Her distilled wardrobe saw the glamour of Dynasty Di streamlined into a more sporty, practical proposition. From casual-chic chinos and loafers to A-line midi-dresses and sling-backs, she understood what worked for her lifestyle. Or as close collaborator Jacques Azagury said, “She knew she had great legs, and after her divorce, she wanted to show them off.” Indeed, when reporting on that Christie’s sale of Diana’s past royal hits, fashion critic Suzy Menkes, formerly of the International Herald Tribune, said they looked, “like a dress rehearsal for the little black number worn on the evening Prince Charles confessed to adultery on prime-time television.” There was a confident, curated arc to her image—or “personal brand,” to use today’s terminology.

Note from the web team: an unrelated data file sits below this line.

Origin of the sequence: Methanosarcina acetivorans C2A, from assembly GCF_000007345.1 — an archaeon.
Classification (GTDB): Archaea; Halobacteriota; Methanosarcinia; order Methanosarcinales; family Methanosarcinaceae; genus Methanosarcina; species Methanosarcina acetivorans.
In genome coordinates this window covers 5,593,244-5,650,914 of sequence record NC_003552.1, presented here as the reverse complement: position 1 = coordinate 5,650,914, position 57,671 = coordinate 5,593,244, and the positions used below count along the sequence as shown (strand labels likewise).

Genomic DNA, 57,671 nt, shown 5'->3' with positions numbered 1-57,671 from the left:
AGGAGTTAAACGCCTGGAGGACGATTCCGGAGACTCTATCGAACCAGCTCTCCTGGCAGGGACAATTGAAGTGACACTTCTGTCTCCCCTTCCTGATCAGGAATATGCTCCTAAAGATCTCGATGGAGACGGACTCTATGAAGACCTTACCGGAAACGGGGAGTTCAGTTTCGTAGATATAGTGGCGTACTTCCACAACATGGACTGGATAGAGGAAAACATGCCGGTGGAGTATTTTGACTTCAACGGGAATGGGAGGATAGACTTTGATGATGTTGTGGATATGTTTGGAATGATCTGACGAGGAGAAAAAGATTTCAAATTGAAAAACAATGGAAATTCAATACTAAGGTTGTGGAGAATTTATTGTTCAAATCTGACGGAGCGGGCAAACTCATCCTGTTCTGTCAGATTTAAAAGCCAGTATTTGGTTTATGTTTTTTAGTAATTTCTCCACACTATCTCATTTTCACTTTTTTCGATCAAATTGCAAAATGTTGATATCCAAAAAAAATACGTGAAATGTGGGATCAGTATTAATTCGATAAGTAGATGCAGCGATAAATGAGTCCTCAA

Were Diana to reflect on her fashion legacy, it might chime with Hamish Bowles’s musings to Tina Brown in The Diana Chronicles. Hers, said the Vogue editor, was an “English style refracted through an un-English sensibility.” The Princess trod her own path and that’s why her every phase—from the wide-eyed Sloane Ranger who fell for Prince Charles, to the woman who finally stripped back the layers of regal frou-frou and became increasingly comfortable in her own skin—continues to compel to this day.